A critical security vulnerability has been disclosed in HAProxy that could be abused by an adversary to possibly smuggle HTTP requests, resulting in unauthorized access to sensitive data and execution of arbitrary commands, effectively opening the door to an array of attacks.

HAProxy is a multi-purpose, software-based infrastructure component that can fulfill several networking functions including load balancer, delivery controller, SSL/TLS termination, web server, proxy server and API mediator, explains Michael Isbitski, Technical Evangelist at Salt Security, a Palo Alto, Calif.-based provider of API security. “It’s a popular free open source choice along with F5 NGINX.”

HAProxy is also shipped with most mainstream Linux distributions and is often deployed by default in cloud platforms, according to JFrog Security research teams, who responsibly disclosed this vulnerability and worked together with HAProxy’s maintainers on verifying the fix.

HAProxy deployments are prominent in many organizational networks and the collective Internet, Isbitski adds. “Organizations operating HAProxy instances should update to the latest recommended versions to mitigate a number of security risks. Depending on how a given HAProxy instance is deployed, potential risks include user session hijacking, authorization bypass, sensitive data exposure, unauthorized command execution, and unauthorized data modification.”

The vulnerability, tracked as CVE-2021-40346, has a severity rating of 8.6 on the CVSS scoring system and has been rectified in HAProxy versions 2.0.25, 2.2.17, 2.3.14, and 2.4.4. Adversaries who access the code can run static application security tests to determine weaknesses. Once they’ve found a potential vulnerability to exploit, they can execute large-scale attacks, says Setu Kulkarni, Vice President, Strategy at NTT Application Security, a San Jose, Calif.-based application security provider.

Kulkarni adds, “In the case of HAProxy, the key is to upgrade to the latest version of the software package where the vulnerability has been fixed – the burden of this task has to be shared equally by DevOps, SecOps and RunOps teams to ensure that the system continues to remain operational as a critical component as HAProxy is being upgraded.”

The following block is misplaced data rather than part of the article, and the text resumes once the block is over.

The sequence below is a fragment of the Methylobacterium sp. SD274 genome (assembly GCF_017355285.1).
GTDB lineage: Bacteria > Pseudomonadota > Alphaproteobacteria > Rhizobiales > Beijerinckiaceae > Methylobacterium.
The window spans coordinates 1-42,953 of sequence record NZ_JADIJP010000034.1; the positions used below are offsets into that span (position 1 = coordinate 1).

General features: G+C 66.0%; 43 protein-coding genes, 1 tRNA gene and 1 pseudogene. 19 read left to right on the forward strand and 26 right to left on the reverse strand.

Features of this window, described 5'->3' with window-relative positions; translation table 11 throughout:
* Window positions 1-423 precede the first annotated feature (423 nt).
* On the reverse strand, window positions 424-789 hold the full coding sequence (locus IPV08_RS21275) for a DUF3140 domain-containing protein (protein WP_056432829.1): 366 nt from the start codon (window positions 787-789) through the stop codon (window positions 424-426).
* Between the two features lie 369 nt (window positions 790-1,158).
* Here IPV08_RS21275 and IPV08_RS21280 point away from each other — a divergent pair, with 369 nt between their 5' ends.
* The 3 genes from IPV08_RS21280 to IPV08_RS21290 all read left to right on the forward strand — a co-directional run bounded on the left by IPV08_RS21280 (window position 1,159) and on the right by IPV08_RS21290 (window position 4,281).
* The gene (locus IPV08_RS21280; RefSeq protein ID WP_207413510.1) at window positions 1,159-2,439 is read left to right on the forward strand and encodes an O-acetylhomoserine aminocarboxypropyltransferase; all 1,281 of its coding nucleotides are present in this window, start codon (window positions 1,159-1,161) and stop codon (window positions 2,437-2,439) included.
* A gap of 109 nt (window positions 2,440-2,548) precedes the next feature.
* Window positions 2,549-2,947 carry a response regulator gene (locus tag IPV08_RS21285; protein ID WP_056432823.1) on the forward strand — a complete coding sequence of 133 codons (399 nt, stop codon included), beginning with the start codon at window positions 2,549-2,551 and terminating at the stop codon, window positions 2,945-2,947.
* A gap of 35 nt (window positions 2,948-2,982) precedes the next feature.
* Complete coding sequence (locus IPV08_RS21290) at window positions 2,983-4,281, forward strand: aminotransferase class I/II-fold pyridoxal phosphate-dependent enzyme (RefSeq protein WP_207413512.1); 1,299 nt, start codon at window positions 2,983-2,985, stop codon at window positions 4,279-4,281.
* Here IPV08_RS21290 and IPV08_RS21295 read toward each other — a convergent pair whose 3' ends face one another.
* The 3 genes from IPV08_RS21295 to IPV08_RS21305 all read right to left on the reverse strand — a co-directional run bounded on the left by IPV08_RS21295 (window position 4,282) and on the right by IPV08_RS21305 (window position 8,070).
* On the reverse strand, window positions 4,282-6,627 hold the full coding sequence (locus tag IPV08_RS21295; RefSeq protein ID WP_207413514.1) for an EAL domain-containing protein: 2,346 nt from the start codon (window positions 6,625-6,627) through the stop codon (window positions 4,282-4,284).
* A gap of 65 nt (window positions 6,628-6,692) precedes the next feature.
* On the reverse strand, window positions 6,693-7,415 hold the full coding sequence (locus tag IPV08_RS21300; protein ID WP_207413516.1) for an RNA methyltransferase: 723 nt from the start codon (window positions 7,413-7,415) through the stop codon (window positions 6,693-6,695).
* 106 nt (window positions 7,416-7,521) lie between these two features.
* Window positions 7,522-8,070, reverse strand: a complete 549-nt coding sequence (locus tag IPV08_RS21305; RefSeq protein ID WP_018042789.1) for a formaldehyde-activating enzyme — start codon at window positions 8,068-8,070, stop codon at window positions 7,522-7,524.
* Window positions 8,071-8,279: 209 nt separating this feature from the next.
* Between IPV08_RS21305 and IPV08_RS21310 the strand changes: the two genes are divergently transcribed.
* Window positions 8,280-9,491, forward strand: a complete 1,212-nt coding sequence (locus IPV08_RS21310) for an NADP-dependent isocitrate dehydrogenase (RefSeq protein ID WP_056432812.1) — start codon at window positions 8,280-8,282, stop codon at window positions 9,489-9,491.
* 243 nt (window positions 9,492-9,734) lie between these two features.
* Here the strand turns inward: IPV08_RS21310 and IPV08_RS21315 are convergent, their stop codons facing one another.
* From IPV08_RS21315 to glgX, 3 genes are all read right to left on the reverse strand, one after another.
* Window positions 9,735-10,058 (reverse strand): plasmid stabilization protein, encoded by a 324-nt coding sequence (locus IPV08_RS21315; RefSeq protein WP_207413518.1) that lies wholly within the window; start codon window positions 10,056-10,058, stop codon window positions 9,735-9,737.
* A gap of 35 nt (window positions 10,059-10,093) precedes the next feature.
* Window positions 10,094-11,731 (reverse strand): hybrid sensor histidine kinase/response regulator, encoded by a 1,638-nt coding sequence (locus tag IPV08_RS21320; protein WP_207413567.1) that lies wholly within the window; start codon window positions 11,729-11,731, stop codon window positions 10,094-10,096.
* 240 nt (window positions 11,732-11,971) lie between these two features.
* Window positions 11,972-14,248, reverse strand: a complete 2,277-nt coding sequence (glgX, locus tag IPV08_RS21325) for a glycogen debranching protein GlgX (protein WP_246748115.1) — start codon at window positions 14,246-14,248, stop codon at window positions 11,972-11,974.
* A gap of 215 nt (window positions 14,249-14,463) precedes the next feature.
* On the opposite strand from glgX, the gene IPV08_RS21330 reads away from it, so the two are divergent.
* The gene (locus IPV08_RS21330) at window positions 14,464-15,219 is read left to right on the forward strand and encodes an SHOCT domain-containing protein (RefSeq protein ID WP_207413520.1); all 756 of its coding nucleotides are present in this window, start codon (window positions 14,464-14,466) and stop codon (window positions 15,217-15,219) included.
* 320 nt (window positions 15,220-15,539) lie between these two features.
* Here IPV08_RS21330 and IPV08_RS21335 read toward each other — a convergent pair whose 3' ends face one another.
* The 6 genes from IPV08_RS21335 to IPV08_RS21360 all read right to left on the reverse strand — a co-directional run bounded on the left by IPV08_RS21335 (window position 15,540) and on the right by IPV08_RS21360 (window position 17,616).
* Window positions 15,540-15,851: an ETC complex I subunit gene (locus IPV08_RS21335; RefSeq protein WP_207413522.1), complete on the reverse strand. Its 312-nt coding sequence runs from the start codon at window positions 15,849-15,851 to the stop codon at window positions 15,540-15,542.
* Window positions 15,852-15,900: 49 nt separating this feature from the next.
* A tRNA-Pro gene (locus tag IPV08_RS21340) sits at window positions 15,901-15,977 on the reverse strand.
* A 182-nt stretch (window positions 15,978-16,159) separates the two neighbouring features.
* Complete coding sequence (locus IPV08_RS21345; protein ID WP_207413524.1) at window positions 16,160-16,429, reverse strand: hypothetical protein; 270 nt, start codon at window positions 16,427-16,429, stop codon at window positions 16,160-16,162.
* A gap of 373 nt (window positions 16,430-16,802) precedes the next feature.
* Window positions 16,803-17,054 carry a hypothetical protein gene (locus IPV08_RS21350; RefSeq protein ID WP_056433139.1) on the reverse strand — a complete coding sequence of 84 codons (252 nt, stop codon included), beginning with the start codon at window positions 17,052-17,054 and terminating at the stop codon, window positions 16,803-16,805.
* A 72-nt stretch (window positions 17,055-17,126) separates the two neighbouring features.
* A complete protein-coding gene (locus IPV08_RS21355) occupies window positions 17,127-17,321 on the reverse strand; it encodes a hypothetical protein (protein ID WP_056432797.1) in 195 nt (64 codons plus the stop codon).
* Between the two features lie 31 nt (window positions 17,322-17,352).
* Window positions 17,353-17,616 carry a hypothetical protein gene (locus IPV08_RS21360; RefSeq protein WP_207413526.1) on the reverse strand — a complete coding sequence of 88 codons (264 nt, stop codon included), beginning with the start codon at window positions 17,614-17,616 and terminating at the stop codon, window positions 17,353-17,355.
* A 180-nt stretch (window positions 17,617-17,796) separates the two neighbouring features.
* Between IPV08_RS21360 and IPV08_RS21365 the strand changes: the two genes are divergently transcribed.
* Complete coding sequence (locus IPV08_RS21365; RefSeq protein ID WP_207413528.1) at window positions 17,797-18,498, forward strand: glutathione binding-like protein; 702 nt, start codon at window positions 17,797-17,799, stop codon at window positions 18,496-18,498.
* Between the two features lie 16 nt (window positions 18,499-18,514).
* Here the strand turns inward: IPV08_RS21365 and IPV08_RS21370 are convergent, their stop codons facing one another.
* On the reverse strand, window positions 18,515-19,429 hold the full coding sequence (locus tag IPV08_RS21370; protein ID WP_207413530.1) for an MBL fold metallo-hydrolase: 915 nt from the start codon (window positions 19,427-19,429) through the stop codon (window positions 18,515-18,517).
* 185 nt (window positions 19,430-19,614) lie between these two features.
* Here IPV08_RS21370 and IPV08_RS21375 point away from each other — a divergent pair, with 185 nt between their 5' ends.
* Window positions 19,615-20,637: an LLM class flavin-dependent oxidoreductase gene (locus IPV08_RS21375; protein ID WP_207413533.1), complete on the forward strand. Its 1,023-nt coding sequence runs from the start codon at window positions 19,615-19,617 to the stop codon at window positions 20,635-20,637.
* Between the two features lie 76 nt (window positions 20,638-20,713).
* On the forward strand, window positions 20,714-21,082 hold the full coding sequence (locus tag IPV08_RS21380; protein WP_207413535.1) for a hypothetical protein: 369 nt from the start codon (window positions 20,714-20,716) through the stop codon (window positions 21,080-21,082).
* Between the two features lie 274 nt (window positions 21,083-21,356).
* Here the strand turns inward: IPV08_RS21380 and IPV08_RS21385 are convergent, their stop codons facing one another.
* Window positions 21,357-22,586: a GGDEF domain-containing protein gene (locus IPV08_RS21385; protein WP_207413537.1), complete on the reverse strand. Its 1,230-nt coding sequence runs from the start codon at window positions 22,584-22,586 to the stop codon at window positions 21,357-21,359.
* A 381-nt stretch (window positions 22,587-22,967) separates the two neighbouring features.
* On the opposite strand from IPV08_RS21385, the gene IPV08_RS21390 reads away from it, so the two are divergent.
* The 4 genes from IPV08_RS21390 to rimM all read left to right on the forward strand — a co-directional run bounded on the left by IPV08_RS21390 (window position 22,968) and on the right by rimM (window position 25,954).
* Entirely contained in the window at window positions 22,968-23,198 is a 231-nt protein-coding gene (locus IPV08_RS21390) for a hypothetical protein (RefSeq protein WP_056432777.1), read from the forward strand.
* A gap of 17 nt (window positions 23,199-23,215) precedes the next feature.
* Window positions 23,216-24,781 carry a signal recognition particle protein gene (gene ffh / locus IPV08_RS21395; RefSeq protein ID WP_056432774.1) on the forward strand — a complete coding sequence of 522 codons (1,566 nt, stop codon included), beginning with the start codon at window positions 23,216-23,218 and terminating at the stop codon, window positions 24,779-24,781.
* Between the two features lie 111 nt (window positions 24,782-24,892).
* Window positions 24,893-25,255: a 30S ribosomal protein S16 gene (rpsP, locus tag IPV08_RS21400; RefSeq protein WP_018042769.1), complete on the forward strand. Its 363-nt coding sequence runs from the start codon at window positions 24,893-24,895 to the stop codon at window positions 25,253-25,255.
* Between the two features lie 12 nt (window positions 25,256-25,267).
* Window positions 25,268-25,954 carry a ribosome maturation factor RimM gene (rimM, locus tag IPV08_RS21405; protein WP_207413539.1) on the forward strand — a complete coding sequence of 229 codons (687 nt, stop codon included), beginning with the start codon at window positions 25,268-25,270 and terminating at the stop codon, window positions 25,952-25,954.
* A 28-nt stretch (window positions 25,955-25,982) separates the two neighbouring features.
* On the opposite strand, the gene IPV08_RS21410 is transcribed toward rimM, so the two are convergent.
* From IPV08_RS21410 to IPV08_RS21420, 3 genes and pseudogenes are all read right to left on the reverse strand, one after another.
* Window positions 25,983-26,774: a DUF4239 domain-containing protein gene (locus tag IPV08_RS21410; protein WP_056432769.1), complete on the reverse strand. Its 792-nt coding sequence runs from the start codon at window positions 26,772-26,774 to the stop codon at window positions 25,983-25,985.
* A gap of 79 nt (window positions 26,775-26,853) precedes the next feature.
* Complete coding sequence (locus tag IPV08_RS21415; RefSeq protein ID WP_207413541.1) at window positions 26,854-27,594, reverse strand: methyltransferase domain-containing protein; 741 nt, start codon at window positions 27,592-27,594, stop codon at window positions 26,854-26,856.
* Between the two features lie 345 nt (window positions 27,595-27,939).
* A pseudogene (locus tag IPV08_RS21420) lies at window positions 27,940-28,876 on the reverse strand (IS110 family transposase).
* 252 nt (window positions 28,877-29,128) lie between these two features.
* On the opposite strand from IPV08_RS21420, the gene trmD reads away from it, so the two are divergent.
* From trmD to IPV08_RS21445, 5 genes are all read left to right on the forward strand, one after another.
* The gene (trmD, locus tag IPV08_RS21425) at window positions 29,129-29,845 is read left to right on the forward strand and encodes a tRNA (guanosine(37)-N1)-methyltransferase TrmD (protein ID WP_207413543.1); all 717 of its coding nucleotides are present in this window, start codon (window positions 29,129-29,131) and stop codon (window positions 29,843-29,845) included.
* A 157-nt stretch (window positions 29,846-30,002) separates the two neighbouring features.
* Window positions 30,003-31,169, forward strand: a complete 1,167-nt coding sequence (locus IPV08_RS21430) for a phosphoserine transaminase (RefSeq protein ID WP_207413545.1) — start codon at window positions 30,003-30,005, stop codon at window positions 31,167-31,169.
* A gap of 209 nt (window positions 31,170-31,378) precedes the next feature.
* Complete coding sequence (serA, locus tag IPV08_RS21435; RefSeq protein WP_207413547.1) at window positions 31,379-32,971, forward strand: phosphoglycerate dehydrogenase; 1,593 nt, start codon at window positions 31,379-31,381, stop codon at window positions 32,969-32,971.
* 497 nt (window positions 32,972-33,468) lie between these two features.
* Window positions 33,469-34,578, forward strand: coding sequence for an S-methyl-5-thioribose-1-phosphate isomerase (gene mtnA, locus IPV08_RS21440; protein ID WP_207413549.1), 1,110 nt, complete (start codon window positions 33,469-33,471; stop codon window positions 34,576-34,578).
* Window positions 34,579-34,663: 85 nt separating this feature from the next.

In a real-world attack scenario, the vulnerability could be used to trigger an HTTP request smuggling attack. Also called HTTP resynchronization, this technique is a web application attack that tampers how a website processes sequences of HTTP requests received from more than one user. HTTP request smuggling also takes advantage of parsing inconsistencies in how front-end servers and back-end servers process requests from the senders. 

Yaniv Bar-Dayan, CEO and co-founder at Vulcan Cyber, a provider of SaaS for enterprise cyber risk remediation, says, “This vulnerability has the potential to have a wide-spread impact, but fortunately, there are plenty of ways to mitigate the risk posed by this HAProxy vulnerability, and many users most likely have already taken the necessary steps to protect themselves. CVE-2021-40346 is mitigated if HAProxy has been updated to one of the latest four versions of the software. Or if an HAProxy upgrade is not possible, there is a configuration change that can be used as a workaround.”

Like with most vulnerabilities, CVE-2021-40346 can’t be exploited without severe user negligence, Bar-Dayan says. “The HAProxy team has been responsible in their handling of the bug. It is highly likely that the institutional cloud and application services that use HAProxy in their stack have either applied upgrades or made the requisite configuration changes by now. Now it is up to all HAProxy users to run an effective vulnerability remediation program to protect their businesses from this very real threat.”